The milestone, though anticipated for some time, is the most striking evidence yet that China’s ascendance is for real and that the rest of the world will have to reckon with a new economic superpower.
The recognition came early Monday, when Tokyo said that Japan’s economy was valued at about $1.28 trillion in the second quarter, slightly below China’s $1.33 trillion. Japan’s economy grew 0.4 percent in the quarter, Tokyo said, substantially less than forecast. That weakness suggests that China’s economy will race past Japan’s for the full year.
Former chief economist for the International Monetary Fund and filthy Group of 30 operative Kenneth Rogoff is convinced there’s a bubble: “You’re starting to see that collapse in property and it’s going to hit the banking system,” said Rogoff, 57, who also serves on the Group of 30, a panel of central bankers, finance officials and academics led by former Federal Reserve Chairman Paul Volcker. “They have a lot of tools and some very competent management, but it’s not easy.”
As opposed to #1 with no tools and completely incompetent management, right? I’m not naming names, I need not.
Marc Faber called a Chinese collapse in 9 to twelve months back in May, giving us a few more months to stock up on buttered popcorn and duck feet:
“The market is telling you that something is not quite right,” Faber, the publisher of the Gloom, Boom & Doom report, said in a Bloomberg Television interview in Hong Kong today. “The Chinese economy is going to slow down regardless. It is more likely that we will even have a crash sometime in the next nine to 12 months.”
I doubt Tim Geithner actually feels China’s hot breath on his neck because last time I checked, our Zimbabwe Ben printing press was still in full working order and recognized by the global economy as all-powerful mover of the cheap money-hungry monster.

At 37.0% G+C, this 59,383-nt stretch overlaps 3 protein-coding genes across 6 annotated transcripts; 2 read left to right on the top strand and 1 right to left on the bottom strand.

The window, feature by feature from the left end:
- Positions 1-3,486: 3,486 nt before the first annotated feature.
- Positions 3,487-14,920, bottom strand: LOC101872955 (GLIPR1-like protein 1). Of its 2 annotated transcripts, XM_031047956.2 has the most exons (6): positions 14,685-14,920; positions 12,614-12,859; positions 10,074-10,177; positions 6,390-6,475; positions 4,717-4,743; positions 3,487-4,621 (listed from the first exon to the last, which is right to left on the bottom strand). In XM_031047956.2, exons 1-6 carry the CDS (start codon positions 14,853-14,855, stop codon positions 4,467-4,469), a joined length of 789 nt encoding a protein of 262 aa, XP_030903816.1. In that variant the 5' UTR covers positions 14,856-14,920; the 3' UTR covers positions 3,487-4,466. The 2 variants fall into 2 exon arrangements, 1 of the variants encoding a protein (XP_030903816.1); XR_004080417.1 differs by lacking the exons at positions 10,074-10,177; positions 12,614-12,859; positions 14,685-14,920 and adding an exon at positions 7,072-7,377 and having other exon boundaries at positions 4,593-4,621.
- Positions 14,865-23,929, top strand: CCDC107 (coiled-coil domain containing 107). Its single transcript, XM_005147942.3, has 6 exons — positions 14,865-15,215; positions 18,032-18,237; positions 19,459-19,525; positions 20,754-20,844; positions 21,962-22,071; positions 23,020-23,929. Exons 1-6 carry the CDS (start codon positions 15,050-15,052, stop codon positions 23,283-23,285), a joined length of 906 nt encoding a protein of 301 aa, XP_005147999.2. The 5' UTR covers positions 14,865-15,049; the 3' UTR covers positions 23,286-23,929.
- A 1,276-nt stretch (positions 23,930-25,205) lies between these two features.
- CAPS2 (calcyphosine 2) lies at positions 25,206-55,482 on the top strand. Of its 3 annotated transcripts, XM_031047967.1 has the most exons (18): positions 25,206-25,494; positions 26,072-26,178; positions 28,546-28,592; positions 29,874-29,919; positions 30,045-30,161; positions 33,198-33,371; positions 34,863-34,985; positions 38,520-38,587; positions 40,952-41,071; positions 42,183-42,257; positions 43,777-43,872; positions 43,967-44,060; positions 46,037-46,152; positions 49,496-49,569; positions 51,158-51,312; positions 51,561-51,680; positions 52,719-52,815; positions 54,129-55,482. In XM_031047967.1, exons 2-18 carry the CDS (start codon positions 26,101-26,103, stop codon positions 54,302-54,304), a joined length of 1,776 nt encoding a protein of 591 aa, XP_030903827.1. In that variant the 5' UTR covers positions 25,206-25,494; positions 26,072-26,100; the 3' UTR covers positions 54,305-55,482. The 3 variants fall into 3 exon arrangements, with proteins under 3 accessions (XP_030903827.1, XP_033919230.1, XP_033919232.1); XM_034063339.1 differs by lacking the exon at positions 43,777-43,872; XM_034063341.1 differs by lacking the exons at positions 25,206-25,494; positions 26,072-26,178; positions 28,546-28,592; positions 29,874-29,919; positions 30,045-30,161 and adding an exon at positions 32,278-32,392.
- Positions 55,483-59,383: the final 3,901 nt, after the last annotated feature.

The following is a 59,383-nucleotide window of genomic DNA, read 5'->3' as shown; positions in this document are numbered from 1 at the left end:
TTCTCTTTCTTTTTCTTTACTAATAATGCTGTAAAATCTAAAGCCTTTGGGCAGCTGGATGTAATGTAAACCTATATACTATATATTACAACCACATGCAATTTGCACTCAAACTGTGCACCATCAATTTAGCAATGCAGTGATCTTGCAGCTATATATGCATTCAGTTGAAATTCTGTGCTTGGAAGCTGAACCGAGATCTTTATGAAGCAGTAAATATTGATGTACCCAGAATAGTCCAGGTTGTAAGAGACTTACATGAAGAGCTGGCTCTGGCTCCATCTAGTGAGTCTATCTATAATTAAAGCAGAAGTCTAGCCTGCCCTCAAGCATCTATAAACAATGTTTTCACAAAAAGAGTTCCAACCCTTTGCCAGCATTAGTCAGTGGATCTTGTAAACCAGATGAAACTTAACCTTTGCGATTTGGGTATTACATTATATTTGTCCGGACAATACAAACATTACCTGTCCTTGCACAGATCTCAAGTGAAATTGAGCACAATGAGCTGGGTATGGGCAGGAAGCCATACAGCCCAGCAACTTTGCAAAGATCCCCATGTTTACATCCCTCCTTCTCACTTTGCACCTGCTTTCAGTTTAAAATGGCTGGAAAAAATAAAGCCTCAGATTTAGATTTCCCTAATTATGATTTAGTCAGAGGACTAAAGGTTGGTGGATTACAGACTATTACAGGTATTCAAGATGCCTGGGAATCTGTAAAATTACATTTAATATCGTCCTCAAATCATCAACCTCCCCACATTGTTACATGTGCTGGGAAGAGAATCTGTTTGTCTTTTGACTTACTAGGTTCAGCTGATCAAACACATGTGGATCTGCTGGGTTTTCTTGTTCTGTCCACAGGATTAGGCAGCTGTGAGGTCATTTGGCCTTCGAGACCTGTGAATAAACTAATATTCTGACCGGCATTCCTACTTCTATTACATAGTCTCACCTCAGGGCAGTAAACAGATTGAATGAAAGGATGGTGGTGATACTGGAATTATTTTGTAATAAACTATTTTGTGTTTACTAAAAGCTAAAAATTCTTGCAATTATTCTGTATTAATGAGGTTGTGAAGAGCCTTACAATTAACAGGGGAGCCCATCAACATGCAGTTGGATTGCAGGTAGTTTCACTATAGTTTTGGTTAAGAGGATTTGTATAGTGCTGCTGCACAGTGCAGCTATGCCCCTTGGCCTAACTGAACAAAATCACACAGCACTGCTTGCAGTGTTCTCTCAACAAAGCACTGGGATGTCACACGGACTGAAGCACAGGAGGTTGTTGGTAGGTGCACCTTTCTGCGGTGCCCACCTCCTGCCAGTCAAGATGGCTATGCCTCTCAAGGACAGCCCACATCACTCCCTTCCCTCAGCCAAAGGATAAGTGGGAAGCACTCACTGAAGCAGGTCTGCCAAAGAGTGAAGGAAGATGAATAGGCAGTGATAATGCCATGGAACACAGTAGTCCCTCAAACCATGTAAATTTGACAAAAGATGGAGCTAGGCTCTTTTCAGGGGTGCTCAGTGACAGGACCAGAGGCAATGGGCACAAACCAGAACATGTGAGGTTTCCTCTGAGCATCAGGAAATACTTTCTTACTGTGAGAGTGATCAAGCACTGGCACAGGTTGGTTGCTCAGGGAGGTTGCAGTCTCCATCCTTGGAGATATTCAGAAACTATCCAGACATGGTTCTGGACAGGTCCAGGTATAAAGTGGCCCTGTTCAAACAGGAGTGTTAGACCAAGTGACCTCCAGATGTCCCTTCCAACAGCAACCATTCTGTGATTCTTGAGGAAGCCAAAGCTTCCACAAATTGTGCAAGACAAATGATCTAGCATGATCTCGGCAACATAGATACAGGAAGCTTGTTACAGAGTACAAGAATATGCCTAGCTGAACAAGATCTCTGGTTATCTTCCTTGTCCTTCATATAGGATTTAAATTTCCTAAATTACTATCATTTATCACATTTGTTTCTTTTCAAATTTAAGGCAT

by ilene - July 27th, 2010 11:42 am
Courtesy of Tyler Durden
Marc Faber closed out this week’s Agora Financial Symposium with a speech that pretty much recapitulated the view that the end of the world is if not nigh, then surely tremendous dislocations to the existing socio-political and economic landscape are about to take place (with some very dire consequences for the US). His conclusive remarks pretty much summarize his sentiment best: "We’ve had a trend for most of the past 200 years: GDP of countries like China and India went down while the West surged. That’s now changed. Emerging economies will go up, and your children in the West will have a lower standard of living than you did. Absolutely. We won’t sink to the bottom of the sea. But other countries will grow much faster than us. The world is very competitive, and the odds are stacked against us. Americans, with their inborn arrogance, will not let it go that easily, so there will be lots of tension going forward." While long-time fans of Faber will not be surprised by the gloom and doom (not much boom) here, anyone else who still holds a glimmer of hope that at the end of the day the CNBC spin may be right, is advised to steer clear of Faber’s most recent thoughts.